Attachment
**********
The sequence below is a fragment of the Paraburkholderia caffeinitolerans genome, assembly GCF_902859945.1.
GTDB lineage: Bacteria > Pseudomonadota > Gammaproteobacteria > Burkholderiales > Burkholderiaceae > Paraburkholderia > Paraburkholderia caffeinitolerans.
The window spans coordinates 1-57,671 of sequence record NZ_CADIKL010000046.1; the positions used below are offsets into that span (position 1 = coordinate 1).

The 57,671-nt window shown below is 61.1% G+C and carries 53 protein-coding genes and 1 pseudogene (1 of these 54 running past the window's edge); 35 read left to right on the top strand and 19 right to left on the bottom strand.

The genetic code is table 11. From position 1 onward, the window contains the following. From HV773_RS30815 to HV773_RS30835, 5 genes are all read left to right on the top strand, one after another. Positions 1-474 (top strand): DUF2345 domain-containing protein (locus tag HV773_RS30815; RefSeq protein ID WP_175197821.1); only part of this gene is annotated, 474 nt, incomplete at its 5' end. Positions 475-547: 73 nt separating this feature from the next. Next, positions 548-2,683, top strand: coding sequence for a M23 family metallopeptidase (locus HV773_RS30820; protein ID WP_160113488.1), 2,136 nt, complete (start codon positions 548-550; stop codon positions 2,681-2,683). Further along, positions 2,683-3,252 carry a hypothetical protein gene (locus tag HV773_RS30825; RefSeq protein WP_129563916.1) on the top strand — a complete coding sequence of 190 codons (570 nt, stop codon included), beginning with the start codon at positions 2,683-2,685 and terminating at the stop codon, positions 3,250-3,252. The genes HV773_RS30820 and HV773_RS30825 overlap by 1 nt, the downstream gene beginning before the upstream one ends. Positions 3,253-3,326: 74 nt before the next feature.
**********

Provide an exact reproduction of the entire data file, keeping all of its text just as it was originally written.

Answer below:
The sequence below is a fragment of the Paraburkholderia caffeinitolerans genome, assembly GCF_902859945.1.
GTDB lineage: Bacteria > Pseudomonadota > Gammaproteobacteria > Burkholderiales > Burkholderiaceae > Paraburkholderia > Paraburkholderia caffeinitolerans.
The window spans coordinates 1-57,671 of sequence record NZ_CADIKL010000046.1; the positions used below are offsets into that span (position 1 = coordinate 1).

The 57,671-nt window shown below is 61.1% G+C and carries 53 protein-coding genes and 1 pseudogene (1 of these 54 running past the window's edge); 35 read left to right on the top strand and 19 right to left on the bottom strand.

The genetic code is table 11. From position 1 onward, the window contains the following. From HV773_RS30815 to HV773_RS30835, 5 genes are all read left to right on the top strand, one after another. Positions 1-474 (top strand): DUF2345 domain-containing protein (locus tag HV773_RS30815; RefSeq protein ID WP_175197821.1); only part of this gene is annotated, 474 nt, incomplete at its 5' end. Positions 475-547: 73 nt separating this feature from the next. Next, positions 548-2,683, top strand: coding sequence for a M23 family metallopeptidase (locus HV773_RS30820; protein ID WP_160113488.1), 2,136 nt, complete (start codon positions 548-550; stop codon positions 2,681-2,683). Further along, positions 2,683-3,252 carry a hypothetical protein gene (locus tag HV773_RS30825; RefSeq protein WP_129563916.1) on the top strand — a complete coding sequence of 190 codons (570 nt, stop codon included), beginning with the start codon at positions 2,683-2,685 and terminating at the stop codon, positions 3,250-3,252. The genes HV773_RS30820 and HV773_RS30825 overlap by 1 nt, the downstream gene beginning before the upstream one ends. Positions 3,253-3,326: 74 nt before the next feature.